After a long trip in the midwest, the Nationals will finally return home today to face the Philadelphia Phillies for a three-game set ending on Sunday.
The Nationals and the Phillies are meeting again after a short hiatus from playing each other - to be exact, it's been nine days since the two teams faced off.
To this point in the season, series between Philadelphia and Washington have been pretty lopsided. The Nats went 2-1 against the Phillies in their first meetings in early April, then both swept each other on the road.
Dusty Baker thought the two teams would be better off trading ballparks if both wanted consistent results.
Said Baker, "It seems like our team is built better for (Citizens Bank Park) and their team is built better for (Nationals Park), which results in reverse sweeps."
"We hit a few balls that would have changed the ballgame in our park when they swept us - it’s a hitter-friendly ballpark - we’ll try to get our stuff together when we get back home."
The Phillies, a team mainly built on pitching, enjoyed the cavernous gaps and tall fences of Nationals Park in late April.
However, as most seasoned Nats fans know, with warm, humid, June weather, those fences and gaps get much easier to conquer for hitters.
The Phillies will throw Jeremy Hellickson, Aaron Nola and Adam Morgan against the Nationals. The Nats have had mixed results with Hellickson and Nola - in Philadelphia, the first time around, the Nats lit up Hellickson, posting five runs in three innings.
Later that month, at home, Hellickson held the Nats to two hits and no runs, and then only allowed one earned run over seven innings in Philadelphia.
Nola also had a rough outing his first time against the Nationals, allowing seven runs in five innings, shutting out Washington over seven innings in D.C., and then only allowing two runs in Philadelphia.
Meanwhile, Adam Morgan has only pitched once against the Nationals, a six inning stint on June 1st where he allowed six runs (although, we’ll see if pitching so close to his namesake neighborhood will improve his stats).
For the Nationals, the undefeated Stephen Strasburg will try and get things going on Friday night.
Strasburg was good, but not great, in a start that was cut short by cramping from dehydration. The righty went 5.1 innings and allowed three runs before exiting in an eventual loss for the Nationals.
"Tried to stay hydrated, drinking a lot of water and stuff, knowing it was going to be a hot one. But it kind of grabbed at me a little bit," Strasburg told the media at his locker, answering questions about his calf cramps. "It’s no different than getting a cramp anywhere. I mean, sometimes, it happens."
Strasburg, believe it or not, has still yet to face the Phillies, at home or away. In his career, the righty is 7-2 with a 2.18 ERA against Philadelphia.
Tomorrow, it will be Tanner Roark trying to match Aaron Nola, in his second start against Philadelphia. Most recently, on May 30th, Roark went seven innings, and only allowed two runs on four hits. However, in his next start against the Cincinnati Reds, Roark was unable to make it out of the third inning, allowing five runs on seven hits, but it was ultimately nullified by the Nats posting ten runs en route to a 10-9 victory.
Joe Ross, also coming off of a tough outing in the midwest, will finish things off on Sunday. Against the Chicago White Sox, Ross was only able to make it through four innings while surrendering five runs.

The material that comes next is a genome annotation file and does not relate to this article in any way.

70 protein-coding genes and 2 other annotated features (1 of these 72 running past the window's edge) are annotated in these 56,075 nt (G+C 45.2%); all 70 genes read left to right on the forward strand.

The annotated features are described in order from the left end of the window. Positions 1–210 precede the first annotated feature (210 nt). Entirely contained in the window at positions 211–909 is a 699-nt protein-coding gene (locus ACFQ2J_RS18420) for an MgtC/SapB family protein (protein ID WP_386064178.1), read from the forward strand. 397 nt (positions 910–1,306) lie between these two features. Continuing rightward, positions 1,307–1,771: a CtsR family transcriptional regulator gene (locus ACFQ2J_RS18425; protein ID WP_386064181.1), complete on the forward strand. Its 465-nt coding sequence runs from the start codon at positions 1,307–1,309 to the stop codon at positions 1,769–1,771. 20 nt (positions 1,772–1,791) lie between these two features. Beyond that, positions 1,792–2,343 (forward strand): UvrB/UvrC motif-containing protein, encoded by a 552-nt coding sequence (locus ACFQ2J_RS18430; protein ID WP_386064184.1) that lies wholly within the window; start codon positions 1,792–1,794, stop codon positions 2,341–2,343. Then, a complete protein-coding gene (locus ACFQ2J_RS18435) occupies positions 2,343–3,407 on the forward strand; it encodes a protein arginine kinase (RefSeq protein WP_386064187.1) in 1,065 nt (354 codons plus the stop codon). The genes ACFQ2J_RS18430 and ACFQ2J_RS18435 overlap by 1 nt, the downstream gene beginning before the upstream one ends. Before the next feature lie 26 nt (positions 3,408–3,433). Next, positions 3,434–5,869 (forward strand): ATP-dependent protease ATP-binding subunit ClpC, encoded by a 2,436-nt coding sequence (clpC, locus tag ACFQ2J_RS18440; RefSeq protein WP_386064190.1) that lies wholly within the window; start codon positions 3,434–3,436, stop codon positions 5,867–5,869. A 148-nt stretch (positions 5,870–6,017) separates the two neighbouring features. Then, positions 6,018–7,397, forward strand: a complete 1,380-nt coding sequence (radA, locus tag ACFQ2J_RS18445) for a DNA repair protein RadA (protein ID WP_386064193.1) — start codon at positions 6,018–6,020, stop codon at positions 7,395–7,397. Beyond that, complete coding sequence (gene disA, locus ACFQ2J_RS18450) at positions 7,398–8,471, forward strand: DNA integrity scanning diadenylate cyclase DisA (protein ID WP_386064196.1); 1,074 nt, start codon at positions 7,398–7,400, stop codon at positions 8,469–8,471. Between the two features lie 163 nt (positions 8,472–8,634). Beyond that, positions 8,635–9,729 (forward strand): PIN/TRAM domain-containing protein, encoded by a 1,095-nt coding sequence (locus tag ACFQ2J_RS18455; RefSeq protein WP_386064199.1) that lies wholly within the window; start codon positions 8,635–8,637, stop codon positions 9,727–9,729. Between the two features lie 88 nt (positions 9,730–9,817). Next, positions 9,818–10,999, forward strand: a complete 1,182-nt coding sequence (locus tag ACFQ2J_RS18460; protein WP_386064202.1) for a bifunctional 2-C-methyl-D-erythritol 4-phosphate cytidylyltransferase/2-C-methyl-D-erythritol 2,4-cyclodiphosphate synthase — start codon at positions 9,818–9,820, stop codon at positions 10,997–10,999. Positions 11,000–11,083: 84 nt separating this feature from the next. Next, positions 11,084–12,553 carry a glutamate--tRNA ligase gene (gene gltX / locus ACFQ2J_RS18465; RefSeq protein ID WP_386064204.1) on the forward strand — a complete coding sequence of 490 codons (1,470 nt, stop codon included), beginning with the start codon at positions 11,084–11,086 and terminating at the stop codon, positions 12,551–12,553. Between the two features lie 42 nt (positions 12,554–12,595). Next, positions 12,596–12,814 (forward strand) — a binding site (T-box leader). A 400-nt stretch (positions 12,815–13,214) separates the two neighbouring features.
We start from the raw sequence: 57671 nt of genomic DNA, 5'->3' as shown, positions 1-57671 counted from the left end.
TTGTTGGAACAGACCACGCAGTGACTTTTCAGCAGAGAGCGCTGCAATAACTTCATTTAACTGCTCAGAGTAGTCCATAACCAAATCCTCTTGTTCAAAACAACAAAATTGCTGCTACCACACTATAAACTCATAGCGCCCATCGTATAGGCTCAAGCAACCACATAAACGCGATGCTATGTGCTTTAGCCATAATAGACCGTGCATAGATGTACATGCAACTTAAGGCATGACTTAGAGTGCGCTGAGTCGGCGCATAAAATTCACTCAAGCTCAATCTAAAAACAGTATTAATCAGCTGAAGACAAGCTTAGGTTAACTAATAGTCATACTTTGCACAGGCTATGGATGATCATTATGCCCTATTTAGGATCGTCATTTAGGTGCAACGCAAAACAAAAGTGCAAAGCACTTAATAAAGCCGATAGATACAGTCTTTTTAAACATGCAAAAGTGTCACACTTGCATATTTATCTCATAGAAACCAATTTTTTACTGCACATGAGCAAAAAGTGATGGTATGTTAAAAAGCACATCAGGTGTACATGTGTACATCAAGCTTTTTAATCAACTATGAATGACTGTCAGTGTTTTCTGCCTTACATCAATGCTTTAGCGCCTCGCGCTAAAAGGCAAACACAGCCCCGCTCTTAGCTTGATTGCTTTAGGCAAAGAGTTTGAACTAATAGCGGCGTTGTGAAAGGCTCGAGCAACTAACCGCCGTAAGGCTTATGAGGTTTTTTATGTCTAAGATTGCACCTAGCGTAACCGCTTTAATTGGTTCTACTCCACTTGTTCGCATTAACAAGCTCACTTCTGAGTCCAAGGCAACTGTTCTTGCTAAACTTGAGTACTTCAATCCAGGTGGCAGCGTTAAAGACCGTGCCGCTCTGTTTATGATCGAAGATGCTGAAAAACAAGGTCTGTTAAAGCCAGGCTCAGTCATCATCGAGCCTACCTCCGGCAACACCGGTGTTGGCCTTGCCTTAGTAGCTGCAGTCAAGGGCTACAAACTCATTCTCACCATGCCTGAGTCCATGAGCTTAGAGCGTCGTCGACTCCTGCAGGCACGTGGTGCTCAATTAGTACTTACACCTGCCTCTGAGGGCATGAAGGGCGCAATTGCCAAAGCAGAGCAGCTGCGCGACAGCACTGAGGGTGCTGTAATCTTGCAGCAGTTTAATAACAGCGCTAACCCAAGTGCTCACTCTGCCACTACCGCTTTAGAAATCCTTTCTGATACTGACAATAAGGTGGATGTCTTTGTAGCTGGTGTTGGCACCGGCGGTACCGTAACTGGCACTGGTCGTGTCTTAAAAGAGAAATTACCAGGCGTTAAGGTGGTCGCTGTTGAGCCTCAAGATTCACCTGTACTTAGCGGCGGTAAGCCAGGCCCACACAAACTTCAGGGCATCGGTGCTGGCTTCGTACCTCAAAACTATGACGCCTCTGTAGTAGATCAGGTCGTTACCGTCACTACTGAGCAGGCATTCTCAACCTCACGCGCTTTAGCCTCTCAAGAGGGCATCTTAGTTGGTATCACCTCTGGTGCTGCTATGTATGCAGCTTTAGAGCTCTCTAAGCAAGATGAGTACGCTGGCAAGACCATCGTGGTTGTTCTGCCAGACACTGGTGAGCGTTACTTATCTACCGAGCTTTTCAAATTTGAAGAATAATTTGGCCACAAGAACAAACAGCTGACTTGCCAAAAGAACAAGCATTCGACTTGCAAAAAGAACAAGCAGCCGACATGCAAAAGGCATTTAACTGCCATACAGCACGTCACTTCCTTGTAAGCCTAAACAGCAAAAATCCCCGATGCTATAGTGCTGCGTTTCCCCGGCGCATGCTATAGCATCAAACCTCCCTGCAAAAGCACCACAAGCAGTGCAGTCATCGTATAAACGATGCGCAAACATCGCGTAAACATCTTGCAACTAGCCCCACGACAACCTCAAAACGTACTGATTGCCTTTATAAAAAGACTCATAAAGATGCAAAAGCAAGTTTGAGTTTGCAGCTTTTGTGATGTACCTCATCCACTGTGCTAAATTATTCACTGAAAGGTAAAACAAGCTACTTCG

"I just felt a little out of rhythm. Just kind of searching. Command wasn’t there - just tried to do what I could with what I had," Ross said. "I kind of got knocked out early, but it’s all right."
Ross did have a plan for his next start, though.
"Just kind of slow down. I think I was rushing a bit... So slow down, take a deep breath, focus on each pitch."
On offense for the Phillies, there isn’t all that much to talk about lately, especially considering the fact that they're coming off of a series with the Chicago Cubs (who the Nats will see next week).
For the Nationals, excepting last night’s game, where a few regulars sat, the opposite has been true; The Nats posted 31 runs in three games between Cincinnati and Chicago.
"Hitting’s contagious, big time. That’s an old cliche, but this is a prime example that hitting is contagious," Baker told the press after the Nats posted their third win scoring ten runs or more in a row.
Earlier, Baker acknowledged that Anthony Rendon, a key part of the team’s offense during 2014, was finally turning a corner.
"We welcome Anthony back. He hasn’t been anywhere, but the ball is jumping off his bat again and he had some clutch hits for us."
Wilson Ramos, who is leading all catchers in Major League Baseball in two of the three Triple Crown categories, average and RBI, (and is tied for second in home runs with eight), has also been an integral part of the Nats offense, and was a big part of the three day scoring barrage alongside Ryan Zimmerman.
"This club can hit. We’ve been sporadic in our offense, inconsistent in our offense, so hitting breeds confidence and confidence is spreading around... Glad to have Zim back, Big Ramos continues to swing."
Meetings between the Nats and the Phillies have been comically lopsided, three games at a time, in terms of wins and losses. Don't expect that to last for too much longer.
The Nats are finally hitting their stride offensively, but Philadelphia has proved that they’re able to hold their own in a top-heavy NL East.
For Dusty Baker, all that’s important is winning some games before the Cubs come to town, and before the Nats head on their big west-coast road trip.
"We’re not home very long, and we’ve got a tough homestand," said Baker, after the final game of a nine-game road trip, before heading home.
"Then, we certainly got a tough road trip, that West coast trip is always tough, but right now, we’ve just got to go home and beat the Phillies."